After days of flood and fire, traffic moved through the Houston Ship Channel and crews said they were ahead of schedule in their efforts to clean up 200,000 gallons of spilled fuel and oil. The channel was closed last week because of flooding caused by torrential rains. It has been reopened since waters began receding and a sunken tugboat was removed from near the mouth of the San Jacinto River.
NEWS
January 8, 1998 | From Associated Press
Heavy rains pounded Alabama on Wednesday, turning streets into rivers and causing flooding that swept a 5-year-old girl to her death, authorities said. Up to 6 inches fell in the southwest part of the state Wednesday, and rain-slicked roads were blamed for three traffic deaths. In Texas, residents coped with the aftermath of rains Tuesday that dumped up to 7 inches on parts of the state. Just northeast of Houston, the San Jacinto River was at 19.
NEWS
July 16, 1988 | JOHN McKINNEY
The San Jacinto range is one of those magical places that lures hikers back year after year. The seasons are more distinct there than most anywhere else in Southern California. Hikers also enjoy the contrasts this range offers--the feeling of hiking in Switzerland while gazing down on the Sahara. Seven Pines Trail ascends the cascading North Fork of San Jacinto River to its headwaters at Deer Springs.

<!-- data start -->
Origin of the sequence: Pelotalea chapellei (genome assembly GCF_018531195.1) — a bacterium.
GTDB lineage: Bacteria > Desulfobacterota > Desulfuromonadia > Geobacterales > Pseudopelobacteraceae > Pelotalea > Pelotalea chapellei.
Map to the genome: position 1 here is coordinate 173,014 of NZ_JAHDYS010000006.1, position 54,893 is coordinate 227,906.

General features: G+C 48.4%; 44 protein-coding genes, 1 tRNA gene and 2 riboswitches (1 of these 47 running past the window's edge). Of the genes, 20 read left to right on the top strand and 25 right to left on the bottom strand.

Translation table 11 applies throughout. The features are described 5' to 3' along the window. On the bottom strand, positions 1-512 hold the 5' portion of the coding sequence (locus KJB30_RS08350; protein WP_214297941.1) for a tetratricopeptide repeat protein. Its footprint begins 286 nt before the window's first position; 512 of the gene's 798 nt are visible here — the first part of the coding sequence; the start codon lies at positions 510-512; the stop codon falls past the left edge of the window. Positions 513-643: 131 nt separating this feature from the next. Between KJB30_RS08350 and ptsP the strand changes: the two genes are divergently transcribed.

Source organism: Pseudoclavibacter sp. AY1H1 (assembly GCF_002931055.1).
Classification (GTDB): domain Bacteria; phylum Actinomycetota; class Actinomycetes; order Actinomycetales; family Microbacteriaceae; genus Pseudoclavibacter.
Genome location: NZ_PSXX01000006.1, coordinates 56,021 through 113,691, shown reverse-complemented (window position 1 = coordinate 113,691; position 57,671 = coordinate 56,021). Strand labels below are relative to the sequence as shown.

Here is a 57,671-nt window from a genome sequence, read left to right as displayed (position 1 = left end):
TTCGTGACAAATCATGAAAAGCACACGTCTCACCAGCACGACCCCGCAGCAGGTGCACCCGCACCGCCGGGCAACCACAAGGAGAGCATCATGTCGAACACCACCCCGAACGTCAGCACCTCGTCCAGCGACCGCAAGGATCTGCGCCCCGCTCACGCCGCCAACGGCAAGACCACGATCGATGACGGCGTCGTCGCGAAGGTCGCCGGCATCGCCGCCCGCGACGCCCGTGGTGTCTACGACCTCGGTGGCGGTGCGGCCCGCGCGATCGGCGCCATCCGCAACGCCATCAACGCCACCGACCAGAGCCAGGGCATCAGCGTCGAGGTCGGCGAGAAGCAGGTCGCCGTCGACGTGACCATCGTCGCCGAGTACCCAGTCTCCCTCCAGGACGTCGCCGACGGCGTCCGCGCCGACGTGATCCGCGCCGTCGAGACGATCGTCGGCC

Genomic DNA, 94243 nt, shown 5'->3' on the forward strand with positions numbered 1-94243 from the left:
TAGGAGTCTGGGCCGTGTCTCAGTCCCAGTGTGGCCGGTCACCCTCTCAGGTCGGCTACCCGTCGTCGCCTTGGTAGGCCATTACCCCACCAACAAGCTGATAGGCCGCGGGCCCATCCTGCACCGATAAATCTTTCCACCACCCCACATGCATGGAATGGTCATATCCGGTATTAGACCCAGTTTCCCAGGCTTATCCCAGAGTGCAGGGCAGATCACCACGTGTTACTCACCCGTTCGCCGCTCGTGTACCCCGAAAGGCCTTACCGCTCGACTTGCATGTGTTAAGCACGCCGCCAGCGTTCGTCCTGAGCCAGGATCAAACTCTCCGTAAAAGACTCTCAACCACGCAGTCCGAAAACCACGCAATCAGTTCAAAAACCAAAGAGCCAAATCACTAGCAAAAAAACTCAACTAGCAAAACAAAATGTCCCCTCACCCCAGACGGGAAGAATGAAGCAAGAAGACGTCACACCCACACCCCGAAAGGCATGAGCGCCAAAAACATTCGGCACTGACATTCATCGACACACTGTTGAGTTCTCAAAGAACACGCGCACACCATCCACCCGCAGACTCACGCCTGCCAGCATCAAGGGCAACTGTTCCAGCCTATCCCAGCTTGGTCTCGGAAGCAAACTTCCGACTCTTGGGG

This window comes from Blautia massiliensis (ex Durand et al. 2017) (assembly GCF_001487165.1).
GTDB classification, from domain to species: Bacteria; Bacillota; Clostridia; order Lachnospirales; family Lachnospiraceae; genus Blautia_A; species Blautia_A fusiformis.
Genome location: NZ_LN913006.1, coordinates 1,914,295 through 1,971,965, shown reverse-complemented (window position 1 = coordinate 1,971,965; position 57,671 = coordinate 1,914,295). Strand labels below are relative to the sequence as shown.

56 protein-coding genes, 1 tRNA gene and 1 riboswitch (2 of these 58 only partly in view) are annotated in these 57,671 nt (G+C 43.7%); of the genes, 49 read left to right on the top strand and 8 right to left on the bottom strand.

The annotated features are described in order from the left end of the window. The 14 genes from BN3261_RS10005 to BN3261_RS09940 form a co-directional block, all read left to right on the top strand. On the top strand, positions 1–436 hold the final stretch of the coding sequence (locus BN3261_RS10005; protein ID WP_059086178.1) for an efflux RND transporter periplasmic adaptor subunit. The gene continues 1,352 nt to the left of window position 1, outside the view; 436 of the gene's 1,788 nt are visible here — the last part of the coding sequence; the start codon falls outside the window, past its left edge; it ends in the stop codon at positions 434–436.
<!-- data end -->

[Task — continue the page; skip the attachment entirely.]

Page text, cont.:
NEWS
October 21, 1994 | From Associated Press
Roiling floodwaters apparently ruptured a 40-inch pipeline Thursday, sending pools of burning gasoline down the rain-swollen San Jacinto River and setting fire to homes and boats on the banks. At least 59 people were treated for minor burns and smoke inhalation. Much of the area had already been evacuated because of days of flooding that have claimed at least 15 lives.
NEWS